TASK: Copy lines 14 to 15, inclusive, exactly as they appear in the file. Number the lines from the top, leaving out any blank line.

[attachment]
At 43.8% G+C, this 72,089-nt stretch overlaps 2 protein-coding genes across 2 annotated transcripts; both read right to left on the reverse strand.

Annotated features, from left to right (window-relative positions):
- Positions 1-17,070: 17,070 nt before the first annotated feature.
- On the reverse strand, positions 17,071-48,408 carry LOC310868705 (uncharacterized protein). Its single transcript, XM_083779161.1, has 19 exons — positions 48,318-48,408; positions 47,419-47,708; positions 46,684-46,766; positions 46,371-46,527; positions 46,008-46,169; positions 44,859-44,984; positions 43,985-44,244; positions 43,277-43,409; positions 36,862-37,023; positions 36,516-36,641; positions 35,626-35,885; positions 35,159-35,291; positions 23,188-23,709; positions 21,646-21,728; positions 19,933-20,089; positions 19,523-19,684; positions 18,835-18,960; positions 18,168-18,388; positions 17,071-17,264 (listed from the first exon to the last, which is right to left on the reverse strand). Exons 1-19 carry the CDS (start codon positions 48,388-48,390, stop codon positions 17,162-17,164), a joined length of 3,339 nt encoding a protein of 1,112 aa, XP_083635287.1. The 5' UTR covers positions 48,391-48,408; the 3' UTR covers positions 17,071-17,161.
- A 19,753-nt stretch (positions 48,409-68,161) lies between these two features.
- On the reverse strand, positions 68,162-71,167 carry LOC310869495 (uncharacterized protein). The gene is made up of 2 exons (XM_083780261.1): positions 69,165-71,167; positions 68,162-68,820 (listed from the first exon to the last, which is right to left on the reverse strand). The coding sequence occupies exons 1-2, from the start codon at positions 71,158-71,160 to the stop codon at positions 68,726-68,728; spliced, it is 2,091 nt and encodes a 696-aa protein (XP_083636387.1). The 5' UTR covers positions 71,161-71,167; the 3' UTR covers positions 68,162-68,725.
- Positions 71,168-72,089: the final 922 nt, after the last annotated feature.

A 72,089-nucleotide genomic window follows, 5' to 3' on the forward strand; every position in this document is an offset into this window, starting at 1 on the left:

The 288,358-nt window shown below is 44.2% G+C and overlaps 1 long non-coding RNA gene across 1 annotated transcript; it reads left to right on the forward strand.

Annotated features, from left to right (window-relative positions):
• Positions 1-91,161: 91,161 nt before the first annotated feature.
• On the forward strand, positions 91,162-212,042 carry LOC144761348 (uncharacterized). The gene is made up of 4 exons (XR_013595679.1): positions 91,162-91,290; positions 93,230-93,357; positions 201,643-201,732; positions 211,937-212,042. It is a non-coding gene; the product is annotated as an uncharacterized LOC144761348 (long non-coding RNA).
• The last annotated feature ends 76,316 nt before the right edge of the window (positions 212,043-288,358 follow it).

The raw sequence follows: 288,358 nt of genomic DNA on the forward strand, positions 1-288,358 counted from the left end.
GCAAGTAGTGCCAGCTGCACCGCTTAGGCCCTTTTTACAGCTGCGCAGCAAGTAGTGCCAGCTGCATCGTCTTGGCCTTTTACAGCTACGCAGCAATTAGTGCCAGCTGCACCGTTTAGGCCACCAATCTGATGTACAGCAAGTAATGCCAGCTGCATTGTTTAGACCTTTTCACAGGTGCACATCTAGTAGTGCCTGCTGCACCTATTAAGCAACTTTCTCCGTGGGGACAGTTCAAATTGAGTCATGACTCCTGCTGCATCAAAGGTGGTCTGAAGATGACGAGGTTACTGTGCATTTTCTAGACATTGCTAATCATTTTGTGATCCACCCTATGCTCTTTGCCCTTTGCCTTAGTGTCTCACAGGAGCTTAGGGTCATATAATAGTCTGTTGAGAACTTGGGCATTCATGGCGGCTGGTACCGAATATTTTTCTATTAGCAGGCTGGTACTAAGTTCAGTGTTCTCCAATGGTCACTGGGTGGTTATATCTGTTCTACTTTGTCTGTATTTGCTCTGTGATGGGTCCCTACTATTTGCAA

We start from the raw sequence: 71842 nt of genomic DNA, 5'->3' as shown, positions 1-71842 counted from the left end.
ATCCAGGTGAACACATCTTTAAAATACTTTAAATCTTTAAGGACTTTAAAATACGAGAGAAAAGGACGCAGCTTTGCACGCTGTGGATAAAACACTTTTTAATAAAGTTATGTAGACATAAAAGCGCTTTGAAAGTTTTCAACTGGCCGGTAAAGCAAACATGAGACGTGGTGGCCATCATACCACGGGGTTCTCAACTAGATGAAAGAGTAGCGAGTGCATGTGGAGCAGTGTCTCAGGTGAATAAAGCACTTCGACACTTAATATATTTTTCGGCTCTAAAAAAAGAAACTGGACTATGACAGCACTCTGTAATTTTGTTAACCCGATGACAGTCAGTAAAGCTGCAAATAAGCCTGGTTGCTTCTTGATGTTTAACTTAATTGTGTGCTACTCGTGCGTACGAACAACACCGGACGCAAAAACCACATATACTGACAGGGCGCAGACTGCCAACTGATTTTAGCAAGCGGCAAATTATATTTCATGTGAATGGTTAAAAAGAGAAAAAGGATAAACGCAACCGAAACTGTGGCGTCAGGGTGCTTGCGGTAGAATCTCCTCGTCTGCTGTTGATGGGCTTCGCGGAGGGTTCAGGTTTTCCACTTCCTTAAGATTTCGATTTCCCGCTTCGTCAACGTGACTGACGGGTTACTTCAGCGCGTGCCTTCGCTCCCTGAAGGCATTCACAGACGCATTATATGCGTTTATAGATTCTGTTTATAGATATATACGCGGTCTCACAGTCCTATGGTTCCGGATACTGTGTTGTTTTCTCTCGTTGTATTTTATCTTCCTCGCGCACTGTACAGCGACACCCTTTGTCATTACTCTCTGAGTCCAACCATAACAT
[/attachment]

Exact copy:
The raw sequence follows: 288,358 nt of genomic DNA on the forward strand, positions 1-288,358 counted from the left end.
GCAAGTAGTGCCAGCTGCACCGCTTAGGCCCTTTTTACAGCTGCGCAGCAAGTAGTGCCAGCTGCATCGTCTTGGCCTTTTACAGCTACGCAGCAATTAGTGCCAGCTGCACCGTTTAGGCCACCAATCTGATGTACAGCAAGTAATGCCAGCTGCATTGTTTAGACCTTTTCACAGGTGCACATCTAGTAGTGCCTGCTGCACCTATTAAGCAACTTTCTCCGTGGGGACAGTTCAAATTGAGTCATGACTCCTGCTGCATCAAAGGTGGTCTGAAGATGACGAGGTTACTGTGCATTTTCTAGACATTGCTAATCATTTTGTGATCCACCCTATGCTCTTTGCCCTTTGCCTTAGTGTCTCACAGGAGCTTAGGGTCATATAATAGTCTGTTGAGAACTTGGGCATTCATGGCGGCTGGTACCGAATATTTTTCTATTAGCAGGCTGGTACTAAGTTCAGTGTTCTCCAATGGTCACTGGGTGGTTATATCTGTTCTACTTTGTCTGTATTTGCTCTGTGATGGGTCCCTACTATTTGCAA